Barrett?s esophagus (BE) is the only known pre-cancer lesion of esophageal adenocarcinoma (EAC) which has seen a 600% increase in incidence. However, the cellular and molecular mechanism driving BE initiation and progression remains undetermined, and the knowledge gap prevents us from identifying meaningful therapeutic targets for the treatment of the pathological entity. This application will build on our recent findings that the novel transitional basal stem cells contribute to Barrett?s metaplasia in both mouse genetics and human organoid models. We will study the molecular mechanism promoting the intestinal differentiation of the unique stem cell population. Our preliminary data suggest that Wnt signaling and its downstream target SOX4 play critical roles in the pathogenesis of BE. Therefore we will test the hypothesis that the Wnt/SOX4 axis promotes Barrett?s metaplasia and that pharmacological inhibition of the axis blocks BE progression. We have designed three aims to test this hypothesis: (1) To test the hypothesis that increased Wnt signaling upon chronic inflammation promotes Barrett?s metaplasia of transitional basal stem cells. (2) To test the hypothesis that SOX4 mediates Wnt signaling to promote Barrett?s metaplasia, and (3) To intervene in the Wnt/SOX4 axis for therapeutic gain against BE and EAC. We will use multiple mouse models (e.g. Wnt and SOX4 gain- and loss-of-function) combined with organoid and in vitro assays to address these aims and test candidate drugs identified through an unbiased screen. This work will provide novel insights into the cellular and molecular mechanisms underlying the initiation and progression of BE, and the signaling program we identified will enable discovery of new therapeutic targets.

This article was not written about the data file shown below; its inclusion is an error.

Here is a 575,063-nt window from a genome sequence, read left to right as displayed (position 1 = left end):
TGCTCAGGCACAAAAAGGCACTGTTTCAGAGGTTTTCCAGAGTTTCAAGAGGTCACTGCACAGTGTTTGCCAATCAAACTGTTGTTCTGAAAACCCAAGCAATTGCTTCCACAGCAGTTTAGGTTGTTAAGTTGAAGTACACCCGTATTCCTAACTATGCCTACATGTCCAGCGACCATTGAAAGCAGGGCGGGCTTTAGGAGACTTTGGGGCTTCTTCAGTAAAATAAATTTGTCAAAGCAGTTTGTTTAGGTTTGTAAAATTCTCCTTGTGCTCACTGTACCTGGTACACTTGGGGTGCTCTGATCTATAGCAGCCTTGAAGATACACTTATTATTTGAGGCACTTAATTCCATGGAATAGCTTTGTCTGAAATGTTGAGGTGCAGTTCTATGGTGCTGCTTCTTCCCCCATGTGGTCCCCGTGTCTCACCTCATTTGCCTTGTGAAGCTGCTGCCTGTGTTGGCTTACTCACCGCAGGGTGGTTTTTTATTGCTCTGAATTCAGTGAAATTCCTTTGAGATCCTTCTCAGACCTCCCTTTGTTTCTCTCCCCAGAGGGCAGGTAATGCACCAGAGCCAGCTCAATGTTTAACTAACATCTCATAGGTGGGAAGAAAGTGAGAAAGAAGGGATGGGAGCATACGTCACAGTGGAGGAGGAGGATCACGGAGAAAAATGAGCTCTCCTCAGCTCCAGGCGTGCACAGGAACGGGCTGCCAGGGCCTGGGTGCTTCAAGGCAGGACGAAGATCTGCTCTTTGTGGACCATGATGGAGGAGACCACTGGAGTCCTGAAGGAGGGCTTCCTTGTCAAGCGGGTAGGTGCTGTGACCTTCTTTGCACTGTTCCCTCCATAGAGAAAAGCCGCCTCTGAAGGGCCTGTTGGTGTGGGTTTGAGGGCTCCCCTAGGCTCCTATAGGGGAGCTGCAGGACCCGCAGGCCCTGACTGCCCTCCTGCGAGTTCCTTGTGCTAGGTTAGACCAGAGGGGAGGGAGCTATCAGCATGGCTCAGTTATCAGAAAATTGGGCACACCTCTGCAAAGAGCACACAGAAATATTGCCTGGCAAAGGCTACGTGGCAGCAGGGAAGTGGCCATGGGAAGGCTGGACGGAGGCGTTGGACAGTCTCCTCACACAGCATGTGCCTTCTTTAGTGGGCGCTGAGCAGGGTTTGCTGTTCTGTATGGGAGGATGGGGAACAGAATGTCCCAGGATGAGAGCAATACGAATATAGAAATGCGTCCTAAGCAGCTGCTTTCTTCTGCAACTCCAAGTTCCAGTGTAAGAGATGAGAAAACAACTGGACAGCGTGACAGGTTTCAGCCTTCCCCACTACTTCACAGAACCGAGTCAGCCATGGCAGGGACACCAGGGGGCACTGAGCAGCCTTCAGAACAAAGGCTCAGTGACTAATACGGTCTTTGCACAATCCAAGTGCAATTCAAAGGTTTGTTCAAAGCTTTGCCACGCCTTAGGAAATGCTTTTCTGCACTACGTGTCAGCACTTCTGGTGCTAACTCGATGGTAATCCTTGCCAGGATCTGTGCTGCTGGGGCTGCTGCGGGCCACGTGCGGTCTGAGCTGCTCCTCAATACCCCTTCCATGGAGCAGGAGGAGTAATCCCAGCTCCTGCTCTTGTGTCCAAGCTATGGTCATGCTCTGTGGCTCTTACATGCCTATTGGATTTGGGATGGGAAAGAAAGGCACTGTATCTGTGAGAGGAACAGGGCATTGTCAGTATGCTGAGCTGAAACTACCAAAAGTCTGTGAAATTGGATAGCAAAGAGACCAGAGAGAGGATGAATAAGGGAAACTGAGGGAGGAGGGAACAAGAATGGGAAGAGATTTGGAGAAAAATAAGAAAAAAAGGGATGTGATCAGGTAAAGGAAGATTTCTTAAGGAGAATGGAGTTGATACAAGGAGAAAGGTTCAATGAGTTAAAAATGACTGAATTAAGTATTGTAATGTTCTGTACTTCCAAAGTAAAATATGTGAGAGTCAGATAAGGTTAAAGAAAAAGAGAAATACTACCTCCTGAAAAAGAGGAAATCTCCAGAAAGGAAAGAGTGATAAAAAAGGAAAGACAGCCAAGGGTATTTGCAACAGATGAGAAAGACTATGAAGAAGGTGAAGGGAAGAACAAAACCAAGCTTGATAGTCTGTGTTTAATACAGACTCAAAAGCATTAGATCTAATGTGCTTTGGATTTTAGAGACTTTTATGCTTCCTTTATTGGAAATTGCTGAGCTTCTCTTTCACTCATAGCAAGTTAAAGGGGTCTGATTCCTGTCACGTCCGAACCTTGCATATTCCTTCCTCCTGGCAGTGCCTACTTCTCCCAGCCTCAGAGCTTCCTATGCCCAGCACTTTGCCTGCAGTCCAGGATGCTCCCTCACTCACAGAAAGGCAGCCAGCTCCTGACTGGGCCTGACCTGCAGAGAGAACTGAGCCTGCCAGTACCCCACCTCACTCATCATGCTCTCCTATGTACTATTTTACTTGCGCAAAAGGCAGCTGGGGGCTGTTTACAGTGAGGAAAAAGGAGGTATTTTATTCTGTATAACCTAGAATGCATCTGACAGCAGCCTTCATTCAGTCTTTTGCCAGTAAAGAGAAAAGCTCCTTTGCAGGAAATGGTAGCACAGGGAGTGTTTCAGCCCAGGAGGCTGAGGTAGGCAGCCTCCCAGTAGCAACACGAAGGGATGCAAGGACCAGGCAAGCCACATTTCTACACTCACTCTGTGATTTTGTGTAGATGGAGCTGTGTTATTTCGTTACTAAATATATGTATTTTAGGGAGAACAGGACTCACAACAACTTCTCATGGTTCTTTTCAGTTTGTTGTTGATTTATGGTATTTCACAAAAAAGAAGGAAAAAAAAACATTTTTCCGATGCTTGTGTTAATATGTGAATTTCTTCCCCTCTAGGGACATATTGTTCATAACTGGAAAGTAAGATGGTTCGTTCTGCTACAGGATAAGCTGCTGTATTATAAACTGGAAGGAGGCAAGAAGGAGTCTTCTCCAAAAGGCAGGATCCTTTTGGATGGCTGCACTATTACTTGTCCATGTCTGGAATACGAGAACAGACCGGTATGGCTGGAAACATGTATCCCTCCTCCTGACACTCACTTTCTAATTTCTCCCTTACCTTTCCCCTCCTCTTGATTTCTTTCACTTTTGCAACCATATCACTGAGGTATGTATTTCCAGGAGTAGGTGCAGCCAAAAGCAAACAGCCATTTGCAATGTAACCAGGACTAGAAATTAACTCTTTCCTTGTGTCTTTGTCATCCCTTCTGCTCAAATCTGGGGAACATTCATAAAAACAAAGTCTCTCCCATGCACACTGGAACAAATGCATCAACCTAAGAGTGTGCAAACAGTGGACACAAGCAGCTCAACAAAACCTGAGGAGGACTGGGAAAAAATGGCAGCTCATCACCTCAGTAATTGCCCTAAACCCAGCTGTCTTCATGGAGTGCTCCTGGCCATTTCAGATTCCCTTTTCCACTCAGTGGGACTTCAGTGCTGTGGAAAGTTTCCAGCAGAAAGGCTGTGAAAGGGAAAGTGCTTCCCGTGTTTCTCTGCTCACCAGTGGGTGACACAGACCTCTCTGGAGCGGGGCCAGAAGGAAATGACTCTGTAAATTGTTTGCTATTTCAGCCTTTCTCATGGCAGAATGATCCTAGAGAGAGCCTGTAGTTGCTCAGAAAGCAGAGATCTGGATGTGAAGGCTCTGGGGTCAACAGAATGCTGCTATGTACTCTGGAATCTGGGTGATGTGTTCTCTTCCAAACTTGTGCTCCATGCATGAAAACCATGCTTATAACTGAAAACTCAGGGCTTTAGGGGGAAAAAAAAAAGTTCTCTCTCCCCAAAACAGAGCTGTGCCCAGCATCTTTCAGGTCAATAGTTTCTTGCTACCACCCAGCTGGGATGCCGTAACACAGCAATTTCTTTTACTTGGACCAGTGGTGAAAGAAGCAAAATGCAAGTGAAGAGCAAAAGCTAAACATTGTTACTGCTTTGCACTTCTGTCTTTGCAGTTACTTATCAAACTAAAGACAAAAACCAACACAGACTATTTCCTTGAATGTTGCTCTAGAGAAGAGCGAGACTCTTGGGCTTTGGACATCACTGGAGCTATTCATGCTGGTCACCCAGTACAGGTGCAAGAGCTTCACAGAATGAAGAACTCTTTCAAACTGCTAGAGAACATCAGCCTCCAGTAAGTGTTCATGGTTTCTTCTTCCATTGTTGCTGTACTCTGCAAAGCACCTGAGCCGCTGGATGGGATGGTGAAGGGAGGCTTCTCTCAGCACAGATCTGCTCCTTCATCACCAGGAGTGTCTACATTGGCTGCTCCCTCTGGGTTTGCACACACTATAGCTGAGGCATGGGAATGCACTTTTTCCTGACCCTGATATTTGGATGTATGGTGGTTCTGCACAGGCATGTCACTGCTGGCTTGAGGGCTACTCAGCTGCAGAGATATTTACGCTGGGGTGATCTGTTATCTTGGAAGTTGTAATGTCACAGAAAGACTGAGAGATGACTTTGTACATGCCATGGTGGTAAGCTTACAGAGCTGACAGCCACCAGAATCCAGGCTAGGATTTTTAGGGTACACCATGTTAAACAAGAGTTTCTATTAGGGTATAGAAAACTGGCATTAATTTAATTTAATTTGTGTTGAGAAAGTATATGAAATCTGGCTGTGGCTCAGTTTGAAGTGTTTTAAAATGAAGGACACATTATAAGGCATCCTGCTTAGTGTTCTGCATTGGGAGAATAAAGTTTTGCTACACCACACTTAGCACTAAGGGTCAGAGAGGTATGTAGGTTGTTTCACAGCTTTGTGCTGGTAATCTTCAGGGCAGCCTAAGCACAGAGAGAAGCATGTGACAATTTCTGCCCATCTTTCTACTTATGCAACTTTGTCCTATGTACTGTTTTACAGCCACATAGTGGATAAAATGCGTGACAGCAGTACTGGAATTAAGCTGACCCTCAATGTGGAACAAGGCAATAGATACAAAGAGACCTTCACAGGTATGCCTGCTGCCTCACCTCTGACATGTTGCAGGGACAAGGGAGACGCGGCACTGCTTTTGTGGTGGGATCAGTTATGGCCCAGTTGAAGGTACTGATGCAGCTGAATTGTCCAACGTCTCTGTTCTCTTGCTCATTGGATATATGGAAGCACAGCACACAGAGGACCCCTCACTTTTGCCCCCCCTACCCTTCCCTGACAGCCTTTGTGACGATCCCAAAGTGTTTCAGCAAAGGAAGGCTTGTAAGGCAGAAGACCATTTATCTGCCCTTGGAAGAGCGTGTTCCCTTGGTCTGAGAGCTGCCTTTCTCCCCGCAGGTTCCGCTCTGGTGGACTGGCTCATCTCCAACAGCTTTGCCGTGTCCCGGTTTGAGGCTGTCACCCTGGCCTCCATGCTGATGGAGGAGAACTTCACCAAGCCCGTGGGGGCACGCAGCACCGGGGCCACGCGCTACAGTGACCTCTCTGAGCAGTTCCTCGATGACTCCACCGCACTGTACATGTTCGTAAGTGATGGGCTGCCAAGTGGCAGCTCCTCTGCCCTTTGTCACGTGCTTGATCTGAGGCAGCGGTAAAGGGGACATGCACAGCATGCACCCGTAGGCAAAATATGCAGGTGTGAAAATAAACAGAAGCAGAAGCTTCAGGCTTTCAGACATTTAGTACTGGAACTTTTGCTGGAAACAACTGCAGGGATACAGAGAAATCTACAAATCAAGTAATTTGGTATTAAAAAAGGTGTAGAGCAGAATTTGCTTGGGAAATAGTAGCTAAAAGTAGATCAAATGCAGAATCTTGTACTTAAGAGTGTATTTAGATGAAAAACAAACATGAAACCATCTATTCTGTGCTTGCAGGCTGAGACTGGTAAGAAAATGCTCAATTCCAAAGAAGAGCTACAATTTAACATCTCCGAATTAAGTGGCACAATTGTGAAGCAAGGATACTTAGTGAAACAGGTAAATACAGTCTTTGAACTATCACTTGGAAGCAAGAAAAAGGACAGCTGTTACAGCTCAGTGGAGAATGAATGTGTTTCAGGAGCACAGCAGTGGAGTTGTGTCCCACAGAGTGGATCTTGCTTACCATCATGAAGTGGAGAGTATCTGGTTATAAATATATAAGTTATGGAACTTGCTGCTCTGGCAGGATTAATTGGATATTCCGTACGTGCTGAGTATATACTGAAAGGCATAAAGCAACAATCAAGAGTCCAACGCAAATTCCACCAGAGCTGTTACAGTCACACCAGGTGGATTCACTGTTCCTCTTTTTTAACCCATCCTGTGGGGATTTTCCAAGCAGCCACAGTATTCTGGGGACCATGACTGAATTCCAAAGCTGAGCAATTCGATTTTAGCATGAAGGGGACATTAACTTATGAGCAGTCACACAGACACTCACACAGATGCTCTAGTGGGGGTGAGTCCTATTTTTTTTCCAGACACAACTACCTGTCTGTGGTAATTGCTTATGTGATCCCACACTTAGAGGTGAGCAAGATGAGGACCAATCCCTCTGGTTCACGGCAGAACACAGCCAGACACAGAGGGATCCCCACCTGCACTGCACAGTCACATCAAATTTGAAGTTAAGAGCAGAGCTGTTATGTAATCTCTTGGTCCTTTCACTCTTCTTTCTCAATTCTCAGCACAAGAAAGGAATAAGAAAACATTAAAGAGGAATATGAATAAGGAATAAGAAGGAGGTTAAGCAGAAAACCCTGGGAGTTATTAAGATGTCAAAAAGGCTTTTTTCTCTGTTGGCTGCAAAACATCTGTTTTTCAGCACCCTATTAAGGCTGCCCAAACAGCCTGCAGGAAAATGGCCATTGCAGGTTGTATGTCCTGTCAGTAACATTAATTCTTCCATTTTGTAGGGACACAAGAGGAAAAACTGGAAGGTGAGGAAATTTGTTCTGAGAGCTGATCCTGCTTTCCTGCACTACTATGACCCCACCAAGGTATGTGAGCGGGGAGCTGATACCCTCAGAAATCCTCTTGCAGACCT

Barrett?s esophagus is a strong risk factor for esophageal adenocarcinoma which has become the most rapidly increasing cancer in the United States. The mechanism promoting Barrett?s metaplasia, however, remains unknown. This proposal will determine how the Wnt/SOX4 axis drives Barrett?s pathogenesis, meanwhile testing drugs that block the axis for potential therapeutic gains against the disease.